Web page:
Ethena Just Launched to a $1.2 Billion Market Cap—Here’s What You Need to Know


Ethena Labs has just announced the launch of its governance token, $ENA, and the expansion of its yield-earning stablecoin, synthetic dollar token USDe. The upcoming debut has garnered considerable attention, including praise from Arthur Hayes, the former CEO of BitMEX, among other crypto enthusiasts. But it has a complex backstory.

Ethena says it will use this new token to be more decentralized, accessible and secure. The company also airdropped 5% of the total $ENA supply to all USDe and sUSDe holders as part of its Season 2 campaign, which is set to last five months.

But Ethena was ensnared in controversy when a February press release seemed to imply that they had raised millions from notable investors, who were later revealed to not have any involvement. In a now-deleted tweet, Ethena said the release was inaccurate, and the team later told Coindesk it was a “honest mistake.”

Meanwhile, the coin’s approach has also been deemed quite risky, especially as the crypto community still feels the repercussions of the collapse of the Terra ecosystem. Some experts claim the Ethena protocol itself has some flaws.

All that controversy was still not enough to cool down investor interest, however. Since its launch, the coin gathered enough market capitalization to claim a spot as the 80th most valuable cryptocurrency in the ecosystem with over $1.2 billion of total market capitalization according to Coingecko.

Image: Coingecko

Before jumping aboard the ENA train, it’s a good idea to understand the intricacies of how it operates. The protocol’s approach to minting, redeeming, and ensuring the stability of USDe is complex and makes the DYOR ethos hard for beginners. Hopefully, we can help.

Beyond the hype

ENA is the governance token of Ethena, the DeFi protocol behind the USDe stablecoin. Those holding $ENA have rights to decide the future of the protocol, just like shareholders decide the future of a company.

The protocol’s foundation is built on the minting and redeeming of USDe—a process where users convert their cryptocurrency into USDe stablecoins, aiming to maintain a stable peg to the US dollar. This process is vital for ensuring that USDe can serve as a reliable medium of exchange in the volatile crypto market. Ethena leverages Ethereum and staked Ethereum (a version of Ethereum locked up to support the network’s operation, earning rewards in return) as collateral, ensuring every USDe is backed by a tangible asset.But unlike Tether or Circle, these tangible assets are not real dollars stored in a bank account. Instead, they are cryptocurrencies locked in pools.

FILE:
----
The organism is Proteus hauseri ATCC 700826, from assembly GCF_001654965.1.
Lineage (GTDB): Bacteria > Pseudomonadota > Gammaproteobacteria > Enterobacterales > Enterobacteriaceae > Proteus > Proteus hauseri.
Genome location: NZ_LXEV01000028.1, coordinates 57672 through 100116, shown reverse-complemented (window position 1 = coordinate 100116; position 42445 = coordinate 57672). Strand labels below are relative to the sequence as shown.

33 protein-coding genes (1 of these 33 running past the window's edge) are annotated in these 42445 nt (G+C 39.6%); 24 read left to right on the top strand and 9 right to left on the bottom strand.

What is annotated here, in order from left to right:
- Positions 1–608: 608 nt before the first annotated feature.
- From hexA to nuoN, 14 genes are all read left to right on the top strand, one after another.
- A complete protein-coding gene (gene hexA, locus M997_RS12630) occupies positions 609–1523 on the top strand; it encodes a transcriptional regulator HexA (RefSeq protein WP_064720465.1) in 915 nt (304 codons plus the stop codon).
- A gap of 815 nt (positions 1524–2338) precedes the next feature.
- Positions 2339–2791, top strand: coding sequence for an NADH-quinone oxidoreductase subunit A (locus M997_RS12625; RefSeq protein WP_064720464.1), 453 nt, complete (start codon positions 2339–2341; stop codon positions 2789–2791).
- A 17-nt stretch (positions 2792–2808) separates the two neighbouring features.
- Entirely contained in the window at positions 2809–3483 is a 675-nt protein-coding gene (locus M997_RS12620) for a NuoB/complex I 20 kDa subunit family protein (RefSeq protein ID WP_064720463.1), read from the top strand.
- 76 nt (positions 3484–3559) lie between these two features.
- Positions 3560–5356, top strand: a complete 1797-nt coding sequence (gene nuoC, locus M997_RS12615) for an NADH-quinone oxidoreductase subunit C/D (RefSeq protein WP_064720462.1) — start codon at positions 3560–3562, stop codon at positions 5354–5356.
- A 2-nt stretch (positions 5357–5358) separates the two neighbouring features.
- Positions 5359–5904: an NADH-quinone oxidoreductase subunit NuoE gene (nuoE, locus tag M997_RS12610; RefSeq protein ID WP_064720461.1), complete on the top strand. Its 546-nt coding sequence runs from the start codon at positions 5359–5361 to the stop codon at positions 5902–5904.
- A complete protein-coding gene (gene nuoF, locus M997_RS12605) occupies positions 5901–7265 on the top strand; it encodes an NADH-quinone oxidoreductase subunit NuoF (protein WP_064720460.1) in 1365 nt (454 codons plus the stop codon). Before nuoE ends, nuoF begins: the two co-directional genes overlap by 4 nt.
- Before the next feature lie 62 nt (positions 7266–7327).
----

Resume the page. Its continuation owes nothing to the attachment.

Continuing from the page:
Considering the volatile nature of crypto, this system introduces several layers of risk—primarily around the protocol’s reliance on the fluctuating value of Ethereum. The protocol’s stability hinges on a strategy known as delta hedging—a method to reduce, or hedge, the amount of money an investment might lose due to changes in the market.

Ethena uses delta hedging to keep its USDe stablecoin’s value regardless of Ethereum’s price movements. If Ethereum’s price goes up, the value of Ethena’s Ethereum holdings increases, which is good. But to avoid risks if the price later drops, Ethena sets up special derivatives contracts that decrease in value when Ethereum’s price rises—also known as short positions. This might seem like a loss, but if Ethereum’s price were to drop further, these contracts should gain value, offsetting any decrease in the value of the Ethereum held.

According to Ethena, its delta hedging contracts represent approximately 15% of all ETH open interest.

Ethena regularly adjusts these contracts to match the current market, acting like an ever-adapting safety net to keep USDe stable.This can be pretty risky and complex to maintain over time, which is why a governance token is required in case of emergencies where sudden changes in strategy are required.

The Ethena framework

This is all part of what Ethena calls an Off-Exchange Settlement (OES) mechanism, a system that allows Ethena to manage its assets without having to keep them on an exchange, reducing the risk of hacking or exchange failure. The protocol’s pricing is determined by an internal system that evaluates the value of collateral and hedges across various trading venues, ensuring that USDe’s minting and redemption prices are always fair and reflective of the underlying assets’ true market value.

Centralization and decentralization are often seen at opposite ends of the spectrum in the blockchain world, but Ethena plays with both: certain aspects of the protocol are managed by a central entity for efficiency and reliability, while others are distributed across the blockchain for transparency and security. This balancing act allows Ethena to tap into the strengths of both worlds—using centralized exchanges for liquidity and decentralized mechanisms for user governance.

Even so, the OES system makes the liquidity management process more complicated than usual. The timing of transfers between custodians and exchanges, the need to manage relationships with multiple OES providers, and the operational overhead of coordinating across different platforms all present challenges that Ethena must navigate.

Ethena plans to scale by diversifying its collateral types and expanding its presence across various blockchain ecosystems, but this also makes the protocol particularly difficult to understand.

If all this triggers the degen within you, you can buy and trade $ENA on Binance, Bybit, Kucoin, Gate.io and HTX. It’s also available on decentralized exchanges, and you can also farm it by staking tokens on Binance Launchpool and Bitget Launchpool.

Edited by Ryan Ozawa.





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